Restoring lost land

Maintaining or increasing the amount of useable land on the planet can help to achieve many of the Sustainable Development Goals

20th March 2017

April 2016, herders in Somaliland during a severe El Niño-related drought that affected millions across the Horn of Africa. Somaliland, a semi-autonomous region in Somalia, suffers from high levels of land degradation.
© Feisal Omar/Reuters

Restoring lost land

Maintaining or increasing the amount of useable land on the planet can help to achieve many of the Sustainable Development Goals

By Monique Barbut, Executive Secretary, United Nations Convention to Combat Desertification (UNCCD)

The UN General Assembly recently declared that achieving land degradation neutrality “would serve as an accelerator to ending poverty and hunger, tackling inequality, empowering women and stimulating economic growth.” It cannot come too soon.

For a very long time, land was forgotten. It was unappreciated and undervalued. As a result, we have witnessed unprecedented rates of land degradation and ecosystem loss. The Food and Agriculture Organization estimates that during the last 40 years nearly one third of the world’s arable land has been lost to erosion and continues to be lost at a rate of more 
than 10 million hectares per year. These areas become desert-like. Of the 8.7 million species thought to have lived on planet Earth, eight per cent are extinct and 22 per cent are at risk of extinction because of habitat destruction.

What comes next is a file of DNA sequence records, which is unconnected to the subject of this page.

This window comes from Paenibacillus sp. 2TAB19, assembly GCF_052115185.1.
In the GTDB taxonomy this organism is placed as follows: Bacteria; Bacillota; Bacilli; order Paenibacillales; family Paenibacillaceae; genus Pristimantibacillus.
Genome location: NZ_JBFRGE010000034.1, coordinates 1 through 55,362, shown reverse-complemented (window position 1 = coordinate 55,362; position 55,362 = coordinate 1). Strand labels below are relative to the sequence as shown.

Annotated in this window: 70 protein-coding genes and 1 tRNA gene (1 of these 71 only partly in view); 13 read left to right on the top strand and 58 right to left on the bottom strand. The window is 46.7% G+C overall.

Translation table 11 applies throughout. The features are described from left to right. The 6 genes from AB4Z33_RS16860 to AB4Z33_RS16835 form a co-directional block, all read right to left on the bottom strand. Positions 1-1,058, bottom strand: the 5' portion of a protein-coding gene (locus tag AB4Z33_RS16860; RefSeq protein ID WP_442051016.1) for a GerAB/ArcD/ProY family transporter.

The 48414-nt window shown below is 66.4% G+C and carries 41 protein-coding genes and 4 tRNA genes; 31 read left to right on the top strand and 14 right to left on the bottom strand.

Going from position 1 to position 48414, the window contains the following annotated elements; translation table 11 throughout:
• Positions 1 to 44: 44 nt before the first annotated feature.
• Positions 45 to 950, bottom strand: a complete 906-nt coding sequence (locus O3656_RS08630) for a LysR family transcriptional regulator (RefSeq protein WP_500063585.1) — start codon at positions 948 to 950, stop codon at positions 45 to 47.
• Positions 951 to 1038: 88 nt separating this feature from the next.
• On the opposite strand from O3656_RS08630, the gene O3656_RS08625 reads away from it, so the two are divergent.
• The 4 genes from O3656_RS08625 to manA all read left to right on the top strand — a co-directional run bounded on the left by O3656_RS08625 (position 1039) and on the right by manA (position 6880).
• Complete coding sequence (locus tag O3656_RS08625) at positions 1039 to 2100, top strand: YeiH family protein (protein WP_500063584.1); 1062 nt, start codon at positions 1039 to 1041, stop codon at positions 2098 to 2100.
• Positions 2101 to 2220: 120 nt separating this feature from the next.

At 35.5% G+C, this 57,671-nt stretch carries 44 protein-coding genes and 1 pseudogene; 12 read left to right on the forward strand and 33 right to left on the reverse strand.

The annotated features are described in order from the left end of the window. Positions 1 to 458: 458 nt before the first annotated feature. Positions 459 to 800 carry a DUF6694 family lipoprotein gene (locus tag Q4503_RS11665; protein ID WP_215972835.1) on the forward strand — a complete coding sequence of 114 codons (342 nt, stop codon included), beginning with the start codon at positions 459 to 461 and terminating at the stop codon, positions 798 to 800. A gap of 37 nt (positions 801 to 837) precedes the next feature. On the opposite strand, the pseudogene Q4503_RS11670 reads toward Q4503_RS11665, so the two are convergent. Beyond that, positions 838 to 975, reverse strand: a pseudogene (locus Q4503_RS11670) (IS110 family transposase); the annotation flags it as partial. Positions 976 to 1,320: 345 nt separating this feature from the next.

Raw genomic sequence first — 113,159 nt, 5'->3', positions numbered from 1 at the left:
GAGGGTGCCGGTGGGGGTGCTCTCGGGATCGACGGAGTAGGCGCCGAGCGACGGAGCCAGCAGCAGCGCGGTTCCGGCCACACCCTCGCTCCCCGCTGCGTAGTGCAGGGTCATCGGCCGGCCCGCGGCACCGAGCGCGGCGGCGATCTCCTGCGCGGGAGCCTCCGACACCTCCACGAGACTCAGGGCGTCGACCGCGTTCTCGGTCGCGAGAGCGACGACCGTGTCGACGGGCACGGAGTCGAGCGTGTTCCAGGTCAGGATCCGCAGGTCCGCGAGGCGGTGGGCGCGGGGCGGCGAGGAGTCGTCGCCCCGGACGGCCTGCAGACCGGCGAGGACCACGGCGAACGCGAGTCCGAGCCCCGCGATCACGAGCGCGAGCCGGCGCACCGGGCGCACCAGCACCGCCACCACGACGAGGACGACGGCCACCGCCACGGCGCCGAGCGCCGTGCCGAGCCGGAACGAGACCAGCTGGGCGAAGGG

The degradation of land impacts not only nature and biodiversity but also undermines the poorest and most vulnerable communities. About one billion people in developing countries live in extreme poverty. Two thirds of them live in rural areas. Hunger and poverty are often a direct consequence of land degradation, declining soil fertility, unsustainable water use and drought.

As incoming Secretary-General António Guterres said in his remarks to the General Assembly on taking the oath of office on 12 December 2016: “Climate change, population growth, rapid urbanisation, food insecurity and water scarcity have increased competition for resources and heightened tensions and instability”. The cumulative impacts of productive land resource scarcity could overwhelm the capacity of a number of governments to meet the basic needs of their people.

The situation is particularly telling in Africa. The continent is experiencing an unprecedented demographic explosion. The population will nearly double from 1.1 billion people in 2016 to an estimated two billion by 2050.